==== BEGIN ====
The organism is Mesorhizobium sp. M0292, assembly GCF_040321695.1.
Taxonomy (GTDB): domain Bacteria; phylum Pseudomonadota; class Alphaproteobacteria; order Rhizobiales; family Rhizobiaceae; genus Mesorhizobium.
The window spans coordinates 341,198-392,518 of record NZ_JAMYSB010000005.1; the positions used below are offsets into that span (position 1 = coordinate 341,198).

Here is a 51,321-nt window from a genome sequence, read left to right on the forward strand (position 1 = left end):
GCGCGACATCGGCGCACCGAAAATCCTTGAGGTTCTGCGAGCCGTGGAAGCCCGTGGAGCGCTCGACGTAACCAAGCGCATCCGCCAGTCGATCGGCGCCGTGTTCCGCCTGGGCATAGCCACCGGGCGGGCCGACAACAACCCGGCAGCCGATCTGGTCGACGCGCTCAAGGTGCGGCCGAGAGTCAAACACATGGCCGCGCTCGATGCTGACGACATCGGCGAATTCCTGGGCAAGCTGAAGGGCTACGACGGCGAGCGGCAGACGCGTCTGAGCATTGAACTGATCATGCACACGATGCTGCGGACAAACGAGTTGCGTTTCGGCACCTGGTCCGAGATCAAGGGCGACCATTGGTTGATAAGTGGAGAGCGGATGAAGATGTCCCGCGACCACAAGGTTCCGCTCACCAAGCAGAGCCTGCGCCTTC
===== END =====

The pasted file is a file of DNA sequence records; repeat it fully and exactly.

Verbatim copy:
The organism is Mesorhizobium sp. M0292, assembly GCF_040321695.1.
Taxonomy (GTDB): domain Bacteria; phylum Pseudomonadota; class Alphaproteobacteria; order Rhizobiales; family Rhizobiaceae; genus Mesorhizobium.
The window spans coordinates 341,198-392,518 of record NZ_JAMYSB010000005.1; the positions used below are offsets into that span (position 1 = coordinate 341,198).

Here is a 51,321-nt window from a genome sequence, read left to right on the forward strand (position 1 = left end):
GCGCGACATCGGCGCACCGAAAATCCTTGAGGTTCTGCGAGCCGTGGAAGCCCGTGGAGCGCTCGACGTAACCAAGCGCATCCGCCAGTCGATCGGCGCCGTGTTCCGCCTGGGCATAGCCACCGGGCGGGCCGACAACAACCCGGCAGCCGATCTGGTCGACGCGCTCAAGGTGCGGCCGAGAGTCAAACACATGGCCGCGCTCGATGCTGACGACATCGGCGAATTCCTGGGCAAGCTGAAGGGCTACGACGGCGAGCGGCAGACGCGTCTGAGCATTGAACTGATCATGCACACGATGCTGCGGACAAACGAGTTGCGTTTCGGCACCTGGTCCGAGATCAAGGGCGACCATTGGTTGATAAGTGGAGAGCGGATGAAGATGTCCCGCGACCACAAGGTTCCGCTCACCAAGCAGAGCCTGCGCCTTC